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Friday, November 30, 2007

Should Religous Beliefs Dictate Stem Cell Legislation?

ARGUING WITH THE CHURCH: Catholic Beliefs to Dictate Stem Cell Program?
by Don C. Reed www.stemcellbattles.com

Religious freedom is a fundamental American right, no matter how foolish that faith may seem to others. If I wanted to worship goldfish, I have the legal right to do so, without being persecuted—but do I have the right to impose Goldfish Worship on others?

My family’s faith (though not my own) is Catholic. Should that religion’s beliefs be required of Baptists, Episcopalians, atheists, Muslims, Presbyterians, Jews, agnostics, Sikhs and Buddhists?

The Catholic Church is trying to force to force its stem cell research policies onto everyone.

This is not a casual attempt, but a world-wide effort, beginning with the Vatican, which recently opined that supporting embryonic stem cell research is an excommunicable offense. Think what that means—that I should literally be condemned to Hell for all eternity for my opinions on medical research?

To me, that is as nonsensical—and cruel—as the religious belief that anesthesia in childbirth was against God’s wishes, because it said in the Bible that “In sorrow thou shalt bring forth children.”

Personally, I have more faith in God than that. For me, the reason God gave us a brain is to think and solve problems. But that is my opinion, and I would not attempt to enshrine it into law.

The reason America separates church and state is because there can never be agreement on something unprovable. How can God be even described, unless we can bring Him/Her/It into the room with us? And if we cannot describe God without arguing, how can we ever hope to agree on religious legislation?

But down through history, the Church has been a power structure, as well as a source of comfort and wisdom. And when it steps into politics, it must not be allowed to go unchallenged.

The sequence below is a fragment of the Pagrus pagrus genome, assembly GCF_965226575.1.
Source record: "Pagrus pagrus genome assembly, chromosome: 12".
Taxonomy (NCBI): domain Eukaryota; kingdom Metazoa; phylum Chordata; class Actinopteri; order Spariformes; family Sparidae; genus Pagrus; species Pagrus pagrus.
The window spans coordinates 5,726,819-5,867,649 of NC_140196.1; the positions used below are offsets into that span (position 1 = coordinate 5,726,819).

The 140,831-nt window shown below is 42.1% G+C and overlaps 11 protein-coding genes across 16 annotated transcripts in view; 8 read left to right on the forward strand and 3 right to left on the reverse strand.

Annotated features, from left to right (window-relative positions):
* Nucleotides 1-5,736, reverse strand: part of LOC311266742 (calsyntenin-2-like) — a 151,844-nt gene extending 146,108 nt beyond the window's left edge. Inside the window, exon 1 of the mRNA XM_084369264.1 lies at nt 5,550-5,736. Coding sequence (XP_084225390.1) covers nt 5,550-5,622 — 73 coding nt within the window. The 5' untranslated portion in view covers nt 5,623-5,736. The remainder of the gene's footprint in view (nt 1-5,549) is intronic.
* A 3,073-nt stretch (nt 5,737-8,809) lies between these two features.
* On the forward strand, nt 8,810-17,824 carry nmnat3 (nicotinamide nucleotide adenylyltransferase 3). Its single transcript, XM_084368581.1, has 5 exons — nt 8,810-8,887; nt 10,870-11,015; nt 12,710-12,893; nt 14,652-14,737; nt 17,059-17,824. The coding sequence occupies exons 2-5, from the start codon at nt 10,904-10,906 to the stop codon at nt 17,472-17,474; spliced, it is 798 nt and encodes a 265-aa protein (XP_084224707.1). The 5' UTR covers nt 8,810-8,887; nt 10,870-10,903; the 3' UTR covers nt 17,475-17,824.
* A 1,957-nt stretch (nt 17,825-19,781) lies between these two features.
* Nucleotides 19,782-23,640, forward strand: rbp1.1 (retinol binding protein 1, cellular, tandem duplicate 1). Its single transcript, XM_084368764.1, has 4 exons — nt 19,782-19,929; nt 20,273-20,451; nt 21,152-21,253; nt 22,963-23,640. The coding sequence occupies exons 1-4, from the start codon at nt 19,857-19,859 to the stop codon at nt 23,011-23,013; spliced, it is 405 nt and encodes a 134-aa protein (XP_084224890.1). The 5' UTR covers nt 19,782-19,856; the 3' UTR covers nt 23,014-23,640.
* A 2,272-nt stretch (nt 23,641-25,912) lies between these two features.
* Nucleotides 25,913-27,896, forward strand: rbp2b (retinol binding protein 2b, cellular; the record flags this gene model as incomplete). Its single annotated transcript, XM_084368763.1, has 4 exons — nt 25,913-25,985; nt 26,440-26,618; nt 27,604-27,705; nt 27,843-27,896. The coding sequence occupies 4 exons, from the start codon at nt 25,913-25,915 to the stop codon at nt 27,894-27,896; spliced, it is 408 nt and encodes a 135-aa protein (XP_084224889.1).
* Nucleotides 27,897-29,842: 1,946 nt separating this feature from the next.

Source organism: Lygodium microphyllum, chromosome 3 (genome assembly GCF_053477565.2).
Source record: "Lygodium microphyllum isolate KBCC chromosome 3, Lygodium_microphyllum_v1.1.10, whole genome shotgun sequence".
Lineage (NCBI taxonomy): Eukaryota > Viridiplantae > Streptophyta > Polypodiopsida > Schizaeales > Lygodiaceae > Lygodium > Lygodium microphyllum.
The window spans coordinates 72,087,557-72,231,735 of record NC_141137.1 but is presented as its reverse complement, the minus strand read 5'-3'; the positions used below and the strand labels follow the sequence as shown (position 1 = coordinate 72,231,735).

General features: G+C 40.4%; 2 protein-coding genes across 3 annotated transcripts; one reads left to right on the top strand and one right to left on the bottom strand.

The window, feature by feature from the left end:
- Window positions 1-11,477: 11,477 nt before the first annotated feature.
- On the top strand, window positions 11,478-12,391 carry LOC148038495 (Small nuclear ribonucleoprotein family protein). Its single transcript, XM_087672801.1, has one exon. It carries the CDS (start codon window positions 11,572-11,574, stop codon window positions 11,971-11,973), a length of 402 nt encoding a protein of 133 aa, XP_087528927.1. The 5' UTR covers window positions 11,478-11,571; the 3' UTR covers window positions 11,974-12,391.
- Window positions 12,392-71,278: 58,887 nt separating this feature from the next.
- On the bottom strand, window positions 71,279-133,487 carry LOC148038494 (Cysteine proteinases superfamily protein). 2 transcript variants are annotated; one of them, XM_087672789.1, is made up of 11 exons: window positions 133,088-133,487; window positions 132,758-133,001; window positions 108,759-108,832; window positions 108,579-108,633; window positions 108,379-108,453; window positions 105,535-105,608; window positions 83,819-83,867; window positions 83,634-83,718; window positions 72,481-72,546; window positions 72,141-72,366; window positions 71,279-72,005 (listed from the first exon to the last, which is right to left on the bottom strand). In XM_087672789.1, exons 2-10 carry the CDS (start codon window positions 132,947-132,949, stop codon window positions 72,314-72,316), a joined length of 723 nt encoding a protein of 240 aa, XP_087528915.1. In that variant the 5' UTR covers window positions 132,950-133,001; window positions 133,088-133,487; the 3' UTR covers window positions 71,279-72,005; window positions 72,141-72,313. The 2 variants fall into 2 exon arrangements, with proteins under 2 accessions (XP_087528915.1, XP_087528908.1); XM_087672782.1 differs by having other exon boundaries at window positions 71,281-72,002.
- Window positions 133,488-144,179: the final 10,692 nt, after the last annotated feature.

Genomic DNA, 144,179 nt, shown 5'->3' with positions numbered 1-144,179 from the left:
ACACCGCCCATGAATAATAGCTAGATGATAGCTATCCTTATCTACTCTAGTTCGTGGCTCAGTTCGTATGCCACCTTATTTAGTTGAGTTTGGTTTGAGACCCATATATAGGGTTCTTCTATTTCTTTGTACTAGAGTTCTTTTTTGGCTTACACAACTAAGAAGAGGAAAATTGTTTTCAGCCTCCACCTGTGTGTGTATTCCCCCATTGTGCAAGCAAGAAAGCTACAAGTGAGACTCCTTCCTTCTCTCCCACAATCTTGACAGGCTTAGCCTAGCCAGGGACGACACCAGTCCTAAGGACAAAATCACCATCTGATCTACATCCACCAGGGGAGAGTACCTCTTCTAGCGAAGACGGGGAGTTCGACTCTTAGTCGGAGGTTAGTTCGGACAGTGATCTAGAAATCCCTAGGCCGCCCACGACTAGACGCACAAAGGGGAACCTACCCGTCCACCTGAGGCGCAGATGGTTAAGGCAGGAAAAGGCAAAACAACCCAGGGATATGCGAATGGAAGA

If religious officialdom forces a law, that affects us all. If you drive into a town where the Churches “persuaded” local officials to require all stores to close on Sundays, and you need to buy a quart of milk, you are out of luck.

And if you live in a state or a country—or a world--- where stem cell research was declared illegal…

In the United Nations, Catholic priests accompanied Bush administration officials as they attempted to impose a world-wide ban on SCNT (Somatic Cell Nuclear Transfer, sometimes called therapeutic cloning) an advanced form of stem cell research.

Nationally, the Catholic Church’s and other Religious Right organizations routinely bully and terrify legislators, utterly controlling the Republican Party’s stem cell policy, preventing the passage of even such a moderate and mild law as the Stem Cell Research Enhancement Act.

In state after state, the Catholic Church is the center of the anti-research movement.

In Missouri, the church passed out lawn signs opposing Amendment 2 (which said Missouri should not be denied any federally-approved medical research), and let churches be offices for groups which passed out plastic fetuses to children at county fairs, saying this is what embryonic stem cell research is all about.

In California, Catholic churches distributed glossy full-color fliers opposing the science supported by Proposition 71—and every California church receives anti-embryonic research materials routinely, for the priests to intone from the pulpit, and for parishioners to take home with them.

In Michigan, the Church mailed 504,000 anti-research CDs (think of the money—a church which takes a vow of poverty somehow can afford to burn half a million CDs and postage and padded envelopes for one state mailing alone) to the homes of Catholic families.

In Texas, meetings of the legislature are held late at night with little or no public notice—so the Catholic anti-science view can be drummed into the heads of legislators without opposition.

And now, with the experimental “success” of an alternative stem cell technique, their campaign moves into high gear.

Led by the Catholic Church, anti-research forces will try to use the experimental skin cell technique (Induced Pluripotent Stem cells, or IPSc) to shut down embryonic and SCNT research.

Do I exaggerate?

To see the actual open letter from the New York State Catholic Conference revealing the Church’s intent to control stem cell policy and read the rest of this article, please go to www.stemcellbattles.com

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